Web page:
Pain Treatment In Rheumatoid Arthritis
Pain is a serious problem in rheumatoid arthritis and can adversely impact quality of life, functioning and sleep.
In studies measuring the amount of pain that people with RA experience, with approximately 80% suffering from moderate or severe episodes of pain in the last 2 months. Almost two thirds were unhappy with the amount of pain they experienced, and rates of depression were proportional to the severity of pain. Pain relief was important, particularly in the USA, where it was patients’ top aim in taking medication.
Thankfully there are some measures that can be used to reduce pain.
The first line of treatment for RA is usually paracetamol/acetaminophen (e.g.Tynelol) or a non-steroidal anti-inflammatory drug (NSAID) such as ibuprofen (e.g. Advil), naproxen (e.g. Aleve), aspirin (e.g. Buffer) or a COX-2 inhibitor, for instance celecoxib. Occasionally, you may be prescribed drugs for nerve pain, such as gabapentin (e.g. Neurontin).
Paracetamol is relatively safe and effective for mild to moderate pain. It can damage the liver if taken in overdose. Sometimes it may be combined with an opioid such as codeine. NSAIDs are also effective and have anti-inflammatory actions. However, they can cause gastrointestinal bleeding and kidney failure. The COX-2 inhibitors do not cause stomach side-effects but one, rofecoxib, was withdrawn due to concerns over an increased risk of heart attacks.
Opioids are derivatives of morphine and are moderate to strong painkillers. Examples include codeine (e.g. Panadeine Forte), tramadol (e.g. Tramal), tilidine (e.g.Tilidin), pentazocine (e.g. Talwin) and morphine (e.g. Duragesic). A clinical trial found that even weak opioids such as tramadol and codeine were effective in reducing pain over a few weeks, although they did have more side effects than placebo. These included constipation, vomiting and increased fatigue.
In the study, 18% of those treated with opioids found a good or very good improvement in six weeks. 57% of the opioid groups reported good or very good improvements by the end of the study compared with 40% in the group given placebo. Approximately 15% withdrew in both groups due to side effects or insufficient pain relief.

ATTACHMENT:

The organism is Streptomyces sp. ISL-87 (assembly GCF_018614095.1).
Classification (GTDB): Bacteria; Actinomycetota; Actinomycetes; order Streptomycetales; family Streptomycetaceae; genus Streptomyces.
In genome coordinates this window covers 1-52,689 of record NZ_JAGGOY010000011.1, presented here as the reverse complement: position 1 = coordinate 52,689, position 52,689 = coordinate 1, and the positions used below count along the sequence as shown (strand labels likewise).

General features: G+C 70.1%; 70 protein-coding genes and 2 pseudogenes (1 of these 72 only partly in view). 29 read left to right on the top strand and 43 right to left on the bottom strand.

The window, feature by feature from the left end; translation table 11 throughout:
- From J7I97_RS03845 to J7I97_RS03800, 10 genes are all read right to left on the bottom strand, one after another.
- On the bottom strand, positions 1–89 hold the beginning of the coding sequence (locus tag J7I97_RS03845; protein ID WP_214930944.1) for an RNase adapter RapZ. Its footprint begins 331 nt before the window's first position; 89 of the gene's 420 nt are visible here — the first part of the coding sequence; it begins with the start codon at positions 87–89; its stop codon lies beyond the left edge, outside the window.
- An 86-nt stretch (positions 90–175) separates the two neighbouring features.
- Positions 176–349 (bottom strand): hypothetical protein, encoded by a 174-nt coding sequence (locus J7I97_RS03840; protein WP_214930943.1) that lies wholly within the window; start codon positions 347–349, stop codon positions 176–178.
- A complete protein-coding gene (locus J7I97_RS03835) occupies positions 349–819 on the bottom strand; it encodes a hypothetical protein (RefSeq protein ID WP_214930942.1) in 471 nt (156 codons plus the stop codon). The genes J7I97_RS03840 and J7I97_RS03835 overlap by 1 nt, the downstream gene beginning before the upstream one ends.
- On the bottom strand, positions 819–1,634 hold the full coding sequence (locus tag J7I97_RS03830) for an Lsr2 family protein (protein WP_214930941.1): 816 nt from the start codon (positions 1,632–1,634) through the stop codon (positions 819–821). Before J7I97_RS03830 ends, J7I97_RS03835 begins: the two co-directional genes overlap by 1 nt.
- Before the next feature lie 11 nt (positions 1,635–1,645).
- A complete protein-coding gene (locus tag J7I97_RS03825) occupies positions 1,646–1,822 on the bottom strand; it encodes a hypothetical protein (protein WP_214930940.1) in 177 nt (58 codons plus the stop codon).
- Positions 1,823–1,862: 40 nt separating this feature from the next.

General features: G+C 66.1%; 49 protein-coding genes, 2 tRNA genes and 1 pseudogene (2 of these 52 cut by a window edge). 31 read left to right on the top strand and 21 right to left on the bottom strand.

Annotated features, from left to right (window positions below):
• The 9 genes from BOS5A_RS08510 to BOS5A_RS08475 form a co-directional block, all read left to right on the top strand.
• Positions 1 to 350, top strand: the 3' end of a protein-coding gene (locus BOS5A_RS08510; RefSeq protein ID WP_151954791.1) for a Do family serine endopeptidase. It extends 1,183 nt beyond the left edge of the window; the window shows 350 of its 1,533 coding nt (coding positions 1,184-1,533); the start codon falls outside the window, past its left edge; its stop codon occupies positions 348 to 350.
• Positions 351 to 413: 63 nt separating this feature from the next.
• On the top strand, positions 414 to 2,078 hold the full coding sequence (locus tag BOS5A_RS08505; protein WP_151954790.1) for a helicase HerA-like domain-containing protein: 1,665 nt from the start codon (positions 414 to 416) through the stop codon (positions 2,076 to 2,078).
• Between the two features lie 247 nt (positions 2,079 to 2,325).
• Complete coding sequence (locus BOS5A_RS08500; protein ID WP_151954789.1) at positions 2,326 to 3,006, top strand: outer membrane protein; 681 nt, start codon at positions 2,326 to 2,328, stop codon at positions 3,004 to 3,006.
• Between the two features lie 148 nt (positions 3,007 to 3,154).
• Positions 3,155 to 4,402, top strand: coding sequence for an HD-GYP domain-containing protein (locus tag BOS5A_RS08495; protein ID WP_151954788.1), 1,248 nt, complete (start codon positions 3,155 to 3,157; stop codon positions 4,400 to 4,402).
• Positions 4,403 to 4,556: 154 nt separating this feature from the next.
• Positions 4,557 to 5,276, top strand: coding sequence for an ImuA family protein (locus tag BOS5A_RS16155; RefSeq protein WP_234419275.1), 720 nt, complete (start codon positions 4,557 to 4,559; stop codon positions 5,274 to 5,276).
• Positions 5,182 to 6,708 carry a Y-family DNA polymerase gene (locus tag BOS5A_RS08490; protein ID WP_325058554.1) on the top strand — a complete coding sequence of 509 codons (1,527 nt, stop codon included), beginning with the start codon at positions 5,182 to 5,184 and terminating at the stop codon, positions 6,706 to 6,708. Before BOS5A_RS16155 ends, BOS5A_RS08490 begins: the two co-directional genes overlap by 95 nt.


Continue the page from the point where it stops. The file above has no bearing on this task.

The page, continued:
DMARDs and biologic agents (BMARDs) can also help to reduce pain by dampening down inflammation and joint destruction. Methotrexate is the primary DMARD, but others include leflunomide and gold. DMARDs may be required in combination, such as COBRA therapy (methotrexate, sulfasalazine and prednisolone or hydroxychloroquine). However, combination therapy has not been shown to be more effective than monotherapy (one drug only) in treating pain.
Most of the BMARDs have similar effectiveness. The anti-TNF group were the first to be developed and include etanercept, infliximb, adalimumab and golimumab. Other non-TNf drugs are abatacept, anakinra and rituximab. Both are usually combined with methotrexate, a folate inhibitor which acts on the DNA of cells in the joints.
A recent study looked at certolizumab pegol, an anti-TNF monoclonal antibody, and its effects on rheumatoid arthritis progression. After 24 weeks, 45.5% of patients had responded to certolizumab with improvements in pain compared to only 9.3% in the placebo group. The side effects were mainly moderate and tolerable.
There may be barriers which get in the way of good pain management. These are common, occurring in over half of RA patients. They can include concerns regarding the overuse of medications, particularly opioids. However, the risk of you becoming dependent on these drugs is not high if they are taken for their proper use. Other barriers are a fear or dislike of side effects, an unwillingness to take too many pills and worries about masking serious symptoms. Good educational material and discussions will help to overcome these barriers.
Some doctors may also experience barriers to prescribing painkillers for patients with RA. These include a lack of knowledge regarding certain medications, the fear of tolerance or addiction occurring, insufficient assessment of pain and habits as to what they had previously prescribed.
There are sometimes barriers for caregivers looking after those with RA. Many of these overlap, for instance fears of side effects, dependence or the use of strong painkillers being a sign of serious or progressive disease. If a family member has questions, you may wish to bring them along with you to your next medical appointment.
Psychological therapies such as cognitive behavioral therapy and relexation techniques can help you to deal with the pain of RA. These include pain coping skills, disclosing emotions and family involvement. For more information, see the page on psychological treatments.
One study looked at the effects of physical activity on pain scores in RA. Patients with a higher self-efficacy, specified action plans and defined goals were more likely to achieve those goals. This group reported lower pain scores and better quality of life.
This video describes pain in rheumatoid arthritis and some useful ways to combat this.
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